Owls Head State Park
Just 30 feet in height, the wonderful little Owls Head Lighthouse looks more imposing than it is, thanks to the rocky promontory on which it was built. Standing precisely 100 feet above sea level and overlooking West Penobscot Bay near the entrance to Rockland Harbor, the lighthouse is in active use as a navigation aid for the U.S. Coast Guard. And while the 1854 keeper’s house is not open to the public, the light and the grounds of Owls Head State Park are open daily.
President John Quincy Adams authorized the building of Owls Head Lighthouse in 1825. For braving the elements and keeping the light burning, the first keeper at Owls Head earned $350 a year. The original tower was replaced in 1852, and an 1895 oil house is still standing.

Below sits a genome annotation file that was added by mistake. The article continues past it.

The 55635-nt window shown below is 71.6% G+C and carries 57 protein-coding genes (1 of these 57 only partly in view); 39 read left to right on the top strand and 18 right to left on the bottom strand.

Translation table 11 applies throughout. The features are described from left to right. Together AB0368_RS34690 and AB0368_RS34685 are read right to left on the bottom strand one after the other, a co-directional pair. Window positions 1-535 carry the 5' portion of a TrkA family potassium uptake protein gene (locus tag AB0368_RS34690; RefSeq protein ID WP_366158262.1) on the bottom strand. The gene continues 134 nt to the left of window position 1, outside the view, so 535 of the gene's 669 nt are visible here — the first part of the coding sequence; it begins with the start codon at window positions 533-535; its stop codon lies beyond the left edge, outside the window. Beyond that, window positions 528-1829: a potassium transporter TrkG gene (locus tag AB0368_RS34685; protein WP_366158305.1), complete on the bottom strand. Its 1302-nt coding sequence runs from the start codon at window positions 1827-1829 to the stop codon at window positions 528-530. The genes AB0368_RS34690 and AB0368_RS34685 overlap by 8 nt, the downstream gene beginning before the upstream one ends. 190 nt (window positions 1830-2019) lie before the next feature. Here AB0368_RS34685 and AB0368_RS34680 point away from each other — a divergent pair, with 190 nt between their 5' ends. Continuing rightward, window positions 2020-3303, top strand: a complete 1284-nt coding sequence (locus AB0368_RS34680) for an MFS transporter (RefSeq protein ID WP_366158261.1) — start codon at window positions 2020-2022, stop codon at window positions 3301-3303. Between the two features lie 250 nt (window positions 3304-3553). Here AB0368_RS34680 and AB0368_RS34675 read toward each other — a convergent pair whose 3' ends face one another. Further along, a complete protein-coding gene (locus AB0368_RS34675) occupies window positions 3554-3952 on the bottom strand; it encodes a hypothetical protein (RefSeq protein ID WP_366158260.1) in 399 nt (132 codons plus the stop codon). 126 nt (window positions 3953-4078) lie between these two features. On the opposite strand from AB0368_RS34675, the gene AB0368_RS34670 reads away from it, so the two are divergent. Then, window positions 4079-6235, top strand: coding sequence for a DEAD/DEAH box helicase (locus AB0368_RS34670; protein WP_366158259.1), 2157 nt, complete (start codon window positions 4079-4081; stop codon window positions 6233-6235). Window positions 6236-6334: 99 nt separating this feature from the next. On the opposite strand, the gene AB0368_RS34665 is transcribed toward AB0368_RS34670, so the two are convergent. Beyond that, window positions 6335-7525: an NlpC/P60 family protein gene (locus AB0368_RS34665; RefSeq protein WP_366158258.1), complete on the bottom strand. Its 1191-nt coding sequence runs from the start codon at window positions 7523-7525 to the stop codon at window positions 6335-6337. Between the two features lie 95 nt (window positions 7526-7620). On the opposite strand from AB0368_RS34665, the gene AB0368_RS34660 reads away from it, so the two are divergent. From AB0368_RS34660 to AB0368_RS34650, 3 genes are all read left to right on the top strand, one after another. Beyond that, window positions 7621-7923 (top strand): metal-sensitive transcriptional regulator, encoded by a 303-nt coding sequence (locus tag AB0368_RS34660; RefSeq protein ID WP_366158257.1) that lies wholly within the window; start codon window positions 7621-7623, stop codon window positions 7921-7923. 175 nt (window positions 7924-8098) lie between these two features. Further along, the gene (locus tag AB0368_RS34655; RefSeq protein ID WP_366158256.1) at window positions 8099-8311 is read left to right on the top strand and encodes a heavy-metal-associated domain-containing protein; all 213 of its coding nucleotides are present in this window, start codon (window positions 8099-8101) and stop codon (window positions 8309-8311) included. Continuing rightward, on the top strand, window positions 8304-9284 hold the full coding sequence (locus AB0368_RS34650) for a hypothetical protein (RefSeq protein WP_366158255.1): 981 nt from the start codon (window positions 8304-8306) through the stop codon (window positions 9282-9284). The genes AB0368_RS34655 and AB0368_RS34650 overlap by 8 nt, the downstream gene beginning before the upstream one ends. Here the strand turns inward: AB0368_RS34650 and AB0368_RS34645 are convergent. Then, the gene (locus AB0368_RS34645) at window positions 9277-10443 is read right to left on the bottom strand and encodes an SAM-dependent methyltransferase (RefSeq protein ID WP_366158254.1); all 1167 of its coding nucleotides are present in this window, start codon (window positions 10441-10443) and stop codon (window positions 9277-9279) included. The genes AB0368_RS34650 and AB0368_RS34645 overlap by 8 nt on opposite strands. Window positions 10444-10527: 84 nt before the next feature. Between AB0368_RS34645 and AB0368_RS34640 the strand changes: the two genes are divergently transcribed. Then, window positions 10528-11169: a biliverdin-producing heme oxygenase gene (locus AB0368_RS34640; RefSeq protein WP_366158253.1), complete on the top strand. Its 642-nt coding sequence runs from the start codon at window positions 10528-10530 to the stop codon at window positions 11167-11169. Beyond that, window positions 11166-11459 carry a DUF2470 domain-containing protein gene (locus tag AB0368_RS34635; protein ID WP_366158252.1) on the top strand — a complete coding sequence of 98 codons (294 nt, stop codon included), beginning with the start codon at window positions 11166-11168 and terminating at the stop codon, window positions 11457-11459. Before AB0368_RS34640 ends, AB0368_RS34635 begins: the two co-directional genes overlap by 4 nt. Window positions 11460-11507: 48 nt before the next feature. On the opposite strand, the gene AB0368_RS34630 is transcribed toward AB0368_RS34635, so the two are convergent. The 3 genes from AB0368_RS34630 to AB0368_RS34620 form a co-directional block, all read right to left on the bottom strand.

Known in the 1600s as Bedabedec Point—an Indian word for “cape of the winds”—the land now encompassed by Owls Head State Park welcomes those who love lighthouses for a pleasant several hour visit. An ample parking lot means easy access for slower walkers and anyone with kids. Enjoy lunch in the picnic grove before strolling to the lighthouse on the bluff above. A diminutive rock-strewn beach is great for the little beachcombers. And if you’re interested in local history, Owls Head State Park even includes an old cemetery within its confines.